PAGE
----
A study of environmental education in Missouri: a survey of project wet facilitators' understandings of environmental education

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A study of environmental education in Missouri: a survey of project wet facilitators' understandings of environmental education

Please use this identifier to cite or link to this item: http://hdl.handle.net/10355/4679

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Title: A study of environmental education in Missouri: a survey of project wet facilitators' understandings of environmental education
Author: Long, Blaise Edward, 1952-
Date: 2007
Publisher: University of Missouri--Columbia
Abstract: The National Environmental Education Act of 1990 served as a federal mandate to encourage states to develop environmental education (EE) plans. Missouri's governor authorized the creation of an EE task force in 1993. The recommendations of the state EE task force included the participation of both the formal and nonformal sectors of education at all levels. Unfortunately, a state level EE coordinating council was never established and participation by the formal education sector, state and higher education systems, was never realized. The lack of participation by the formal education system left the majority of the responsibility of creating an environmentally literate state to the nonformal sector. The Missouri Department of Natural Resources (DNR) is one of the state's nonformal, natural resource agencies involved with EE. The agency sponsors a national EE curriculum, Project WET (water education for teachers). The DNR state coordinator for Project WET is responsible for providing workshops for individuals interested in obtaining the WET curriculum and trains Project WET facilitators (PWF) to assist in this effort. More than 300 PWF have been trained in Missouri and have provided workshops for over 7,000 Missouri educators. However, there has not been a formal assessment of PWF understandings about EE. PWF come from both formal and nonformal sectors of EE. Research has shown these two groups to be different (Knapp, 2001, Magill, 2002, & Simmons, 2002) because of their preparation and practice as educators. Contrary to previous research on formal and nonformal educators, PWFs are a homogeneous group as evident by their mean scores on constructs of this study's survey.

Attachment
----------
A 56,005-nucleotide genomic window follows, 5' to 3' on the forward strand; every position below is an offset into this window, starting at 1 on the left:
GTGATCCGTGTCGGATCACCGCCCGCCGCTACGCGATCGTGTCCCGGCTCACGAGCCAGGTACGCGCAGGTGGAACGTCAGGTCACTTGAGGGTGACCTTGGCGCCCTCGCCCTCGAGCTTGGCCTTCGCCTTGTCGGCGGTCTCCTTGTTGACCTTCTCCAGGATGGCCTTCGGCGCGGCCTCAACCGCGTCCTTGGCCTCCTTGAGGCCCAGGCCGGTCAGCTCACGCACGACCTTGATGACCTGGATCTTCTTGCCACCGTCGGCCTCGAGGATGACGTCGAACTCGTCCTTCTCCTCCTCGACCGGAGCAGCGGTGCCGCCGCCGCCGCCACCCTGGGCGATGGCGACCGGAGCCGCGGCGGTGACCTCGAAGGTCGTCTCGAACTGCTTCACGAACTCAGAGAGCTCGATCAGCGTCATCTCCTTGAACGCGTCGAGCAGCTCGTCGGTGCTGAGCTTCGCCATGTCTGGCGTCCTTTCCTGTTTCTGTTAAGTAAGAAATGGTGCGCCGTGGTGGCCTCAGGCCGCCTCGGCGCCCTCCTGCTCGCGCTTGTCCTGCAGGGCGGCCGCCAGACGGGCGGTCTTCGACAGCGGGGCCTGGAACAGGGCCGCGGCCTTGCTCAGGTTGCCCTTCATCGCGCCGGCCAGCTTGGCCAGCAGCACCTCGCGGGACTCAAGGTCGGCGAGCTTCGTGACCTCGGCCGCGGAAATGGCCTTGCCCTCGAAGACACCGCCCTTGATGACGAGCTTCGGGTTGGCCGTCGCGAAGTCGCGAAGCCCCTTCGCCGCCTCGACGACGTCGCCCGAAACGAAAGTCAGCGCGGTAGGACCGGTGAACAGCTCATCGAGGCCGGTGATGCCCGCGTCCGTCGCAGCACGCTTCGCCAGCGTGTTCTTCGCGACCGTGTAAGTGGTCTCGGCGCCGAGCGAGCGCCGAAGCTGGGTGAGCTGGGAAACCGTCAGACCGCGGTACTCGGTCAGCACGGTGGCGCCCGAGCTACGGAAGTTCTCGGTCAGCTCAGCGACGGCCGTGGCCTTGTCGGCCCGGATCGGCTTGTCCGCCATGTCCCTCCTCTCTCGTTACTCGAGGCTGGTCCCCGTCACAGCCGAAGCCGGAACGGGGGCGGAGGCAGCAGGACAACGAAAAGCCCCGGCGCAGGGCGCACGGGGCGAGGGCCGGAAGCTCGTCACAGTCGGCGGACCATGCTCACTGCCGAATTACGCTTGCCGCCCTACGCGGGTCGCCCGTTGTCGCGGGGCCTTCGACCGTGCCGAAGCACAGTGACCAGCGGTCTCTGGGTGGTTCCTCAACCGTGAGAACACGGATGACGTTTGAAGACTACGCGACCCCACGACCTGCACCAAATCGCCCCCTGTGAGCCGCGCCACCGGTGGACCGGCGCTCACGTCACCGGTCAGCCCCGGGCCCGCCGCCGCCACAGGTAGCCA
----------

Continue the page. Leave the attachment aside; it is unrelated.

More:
URI: http://hdl.handle.net/10355/4679
Other Identifiers: LongB-072407-D7756

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